This is summed up well in Gen. 11:4, when the Babylonians build the tower of Babel: “Come,” they say, “let us build ourselves a city, and a tower with its top in the heavens, and let us make a name for ourselves; otherwise we shall be scattered abroad upon the face of the whole earth.” Though the etymology of the words is not linked, the building of Babel leads to babble—the confusion of tongues and an empty philosophy. In the same way, we see in our culture today the removal of God in favour of reason alone. What is so interesting is that this removal of God in favour of reason descends our thinking into relativism. Worshipping reason also means worshipping “our own truth,” at the peril of losing larger communal dialogue.
By contrast, the Christian sees reason as aiding in the pursuit of understanding God’s creation. Acts that may appear foolish to the ‘reasonable’ human mind, but that are wiser than the schemes of man. “For God’s foolishness is wiser than human wisdom and God’s weakness is stronger than human strength.” (1 Cor. 1:25). According to Paul, the “irrationality” of God is never more fully present than in the Easter story: “for the message about the cross is foolishness to those who are perishing, but to us who are being saved it is the power of God” (1 Cor. 1:18).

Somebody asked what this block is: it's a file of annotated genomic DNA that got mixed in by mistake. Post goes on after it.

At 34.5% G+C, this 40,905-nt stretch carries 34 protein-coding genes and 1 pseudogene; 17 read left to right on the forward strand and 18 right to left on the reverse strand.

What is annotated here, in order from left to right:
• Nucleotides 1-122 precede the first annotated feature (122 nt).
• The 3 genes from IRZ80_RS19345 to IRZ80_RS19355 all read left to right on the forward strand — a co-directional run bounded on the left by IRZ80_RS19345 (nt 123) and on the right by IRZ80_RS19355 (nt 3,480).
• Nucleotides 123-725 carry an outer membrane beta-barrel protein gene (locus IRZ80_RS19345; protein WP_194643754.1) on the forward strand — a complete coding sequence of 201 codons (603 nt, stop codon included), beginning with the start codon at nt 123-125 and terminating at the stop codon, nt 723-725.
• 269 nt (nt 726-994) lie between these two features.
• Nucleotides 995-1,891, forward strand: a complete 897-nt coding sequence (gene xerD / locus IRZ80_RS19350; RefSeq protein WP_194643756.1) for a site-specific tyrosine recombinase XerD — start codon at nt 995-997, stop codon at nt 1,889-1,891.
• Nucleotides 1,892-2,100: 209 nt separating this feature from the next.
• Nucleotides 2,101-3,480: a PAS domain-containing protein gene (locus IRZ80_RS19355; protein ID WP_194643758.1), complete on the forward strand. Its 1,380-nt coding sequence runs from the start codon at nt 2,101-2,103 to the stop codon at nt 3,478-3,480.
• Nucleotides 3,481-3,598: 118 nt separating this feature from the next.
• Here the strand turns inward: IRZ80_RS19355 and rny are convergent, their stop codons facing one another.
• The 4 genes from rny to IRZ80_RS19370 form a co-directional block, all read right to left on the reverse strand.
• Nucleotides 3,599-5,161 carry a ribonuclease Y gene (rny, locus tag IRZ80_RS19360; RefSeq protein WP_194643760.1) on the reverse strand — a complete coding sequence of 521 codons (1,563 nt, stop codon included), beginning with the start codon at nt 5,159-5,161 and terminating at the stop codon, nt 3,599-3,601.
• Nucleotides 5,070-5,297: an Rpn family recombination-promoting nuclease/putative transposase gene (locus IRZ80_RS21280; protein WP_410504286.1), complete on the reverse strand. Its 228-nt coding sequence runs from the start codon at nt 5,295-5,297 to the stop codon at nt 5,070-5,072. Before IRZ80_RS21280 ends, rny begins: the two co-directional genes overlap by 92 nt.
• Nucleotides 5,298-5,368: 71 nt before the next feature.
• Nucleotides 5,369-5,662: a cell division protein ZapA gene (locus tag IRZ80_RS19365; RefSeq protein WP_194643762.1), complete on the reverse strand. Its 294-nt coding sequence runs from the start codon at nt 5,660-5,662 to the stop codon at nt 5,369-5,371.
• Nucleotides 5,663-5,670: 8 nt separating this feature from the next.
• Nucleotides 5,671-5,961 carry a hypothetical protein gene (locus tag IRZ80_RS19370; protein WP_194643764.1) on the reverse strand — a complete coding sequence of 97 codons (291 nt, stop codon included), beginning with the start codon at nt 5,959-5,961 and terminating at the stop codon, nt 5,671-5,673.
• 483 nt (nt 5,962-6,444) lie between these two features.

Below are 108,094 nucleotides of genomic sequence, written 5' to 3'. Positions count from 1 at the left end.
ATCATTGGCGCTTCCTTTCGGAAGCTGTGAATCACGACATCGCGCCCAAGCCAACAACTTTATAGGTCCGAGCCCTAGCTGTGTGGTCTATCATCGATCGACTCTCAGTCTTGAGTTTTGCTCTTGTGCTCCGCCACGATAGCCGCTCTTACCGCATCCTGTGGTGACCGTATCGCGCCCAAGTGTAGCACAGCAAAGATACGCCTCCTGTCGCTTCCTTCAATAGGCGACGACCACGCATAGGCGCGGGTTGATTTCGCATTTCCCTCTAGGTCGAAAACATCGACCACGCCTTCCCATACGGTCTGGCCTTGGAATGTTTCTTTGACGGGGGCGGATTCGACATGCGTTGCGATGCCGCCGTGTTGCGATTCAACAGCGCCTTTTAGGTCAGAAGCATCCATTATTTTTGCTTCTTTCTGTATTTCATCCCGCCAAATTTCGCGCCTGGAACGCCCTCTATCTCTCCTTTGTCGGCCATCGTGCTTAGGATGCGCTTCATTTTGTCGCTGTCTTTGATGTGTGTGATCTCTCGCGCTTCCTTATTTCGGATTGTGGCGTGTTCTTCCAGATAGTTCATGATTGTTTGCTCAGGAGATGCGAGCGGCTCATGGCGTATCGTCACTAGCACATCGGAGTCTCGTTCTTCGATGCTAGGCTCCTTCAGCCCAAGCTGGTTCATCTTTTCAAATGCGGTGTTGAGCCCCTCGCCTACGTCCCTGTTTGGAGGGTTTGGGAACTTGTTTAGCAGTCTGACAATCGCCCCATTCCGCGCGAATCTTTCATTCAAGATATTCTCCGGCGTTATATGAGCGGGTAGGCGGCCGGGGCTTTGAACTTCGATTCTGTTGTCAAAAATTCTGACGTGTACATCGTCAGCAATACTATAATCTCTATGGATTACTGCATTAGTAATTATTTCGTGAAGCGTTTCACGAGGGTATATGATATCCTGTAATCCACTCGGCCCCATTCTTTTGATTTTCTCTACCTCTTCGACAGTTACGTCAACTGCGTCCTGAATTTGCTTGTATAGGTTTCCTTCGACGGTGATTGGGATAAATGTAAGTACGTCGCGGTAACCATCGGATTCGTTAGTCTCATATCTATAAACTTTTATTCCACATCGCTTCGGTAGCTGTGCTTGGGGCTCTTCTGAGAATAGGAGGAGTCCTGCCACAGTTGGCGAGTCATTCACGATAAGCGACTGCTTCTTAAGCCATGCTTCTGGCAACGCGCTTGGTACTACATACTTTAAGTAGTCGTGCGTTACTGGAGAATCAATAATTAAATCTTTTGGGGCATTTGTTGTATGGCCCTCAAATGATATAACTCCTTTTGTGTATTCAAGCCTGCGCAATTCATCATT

To the world, there is nothing “reasonable” about the cross of Christ. To use a phrase inspired by Karl Barth, the revelation of the cross confronts us only in that it contradicts us. It is a revelation of the God who is hidden from our reason. As Barth says, “the revelation in Jesus, just because it is the revelation of the righteousness of God is at the same time the strongest conceivable veiling and unknowableness of God. In Jesus, God really becomes a mystery, makes himself known as the unknown, speaks as the eternally Silent One.”3 It is the same revelation that blinds Saul on the road to Damascus while simultaneously bringing him into the truth of the gospel of Christ. In Christ, we find the eternal mystery that reigns above our human capacity to “know.” Human reason cannot make complete sense of an infinite God.